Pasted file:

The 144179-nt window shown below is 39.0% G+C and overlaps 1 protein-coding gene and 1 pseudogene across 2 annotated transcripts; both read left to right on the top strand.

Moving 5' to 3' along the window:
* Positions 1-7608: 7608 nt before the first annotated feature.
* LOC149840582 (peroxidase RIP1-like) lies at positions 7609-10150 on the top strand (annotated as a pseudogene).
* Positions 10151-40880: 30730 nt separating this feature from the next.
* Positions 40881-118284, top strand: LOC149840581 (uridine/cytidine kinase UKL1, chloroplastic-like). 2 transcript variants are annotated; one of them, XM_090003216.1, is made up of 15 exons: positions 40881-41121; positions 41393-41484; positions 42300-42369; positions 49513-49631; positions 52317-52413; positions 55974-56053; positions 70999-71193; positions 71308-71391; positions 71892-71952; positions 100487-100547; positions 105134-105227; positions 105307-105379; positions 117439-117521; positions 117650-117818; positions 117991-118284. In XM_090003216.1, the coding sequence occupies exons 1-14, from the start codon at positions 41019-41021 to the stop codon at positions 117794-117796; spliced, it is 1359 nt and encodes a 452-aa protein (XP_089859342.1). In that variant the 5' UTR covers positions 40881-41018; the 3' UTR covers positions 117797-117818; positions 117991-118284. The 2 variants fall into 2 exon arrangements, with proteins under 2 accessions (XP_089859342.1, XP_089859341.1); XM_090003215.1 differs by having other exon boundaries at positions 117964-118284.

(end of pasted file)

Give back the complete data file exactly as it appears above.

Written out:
The 144179-nt window shown below is 39.0% G+C and overlaps 1 protein-coding gene and 1 pseudogene across 2 annotated transcripts; both read left to right on the top strand.

Moving 5' to 3' along the window:
* Positions 1-7608: 7608 nt before the first annotated feature.
* LOC149840582 (peroxidase RIP1-like) lies at positions 7609-10150 on the top strand (annotated as a pseudogene).
* Positions 10151-40880: 30730 nt separating this feature from the next.
* Positions 40881-118284, top strand: LOC149840581 (uridine/cytidine kinase UKL1, chloroplastic-like). 2 transcript variants are annotated; one of them, XM_090003216.1, is made up of 15 exons: positions 40881-41121; positions 41393-41484; positions 42300-42369; positions 49513-49631; positions 52317-52413; positions 55974-56053; positions 70999-71193; positions 71308-71391; positions 71892-71952; positions 100487-100547; positions 105134-105227; positions 105307-105379; positions 117439-117521; positions 117650-117818; positions 117991-118284. In XM_090003216.1, the coding sequence occupies exons 1-14, from the start codon at positions 41019-41021 to the stop codon at positions 117794-117796; spliced, it is 1359 nt and encodes a 452-aa protein (XP_089859342.1). In that variant the 5' UTR covers positions 40881-41018; the 3' UTR covers positions 117797-117818; positions 117991-118284. The 2 variants fall into 2 exon arrangements, with proteins under 2 accessions (XP_089859342.1, XP_089859341.1); XM_090003215.1 differs by having other exon boundaries at positions 117964-118284.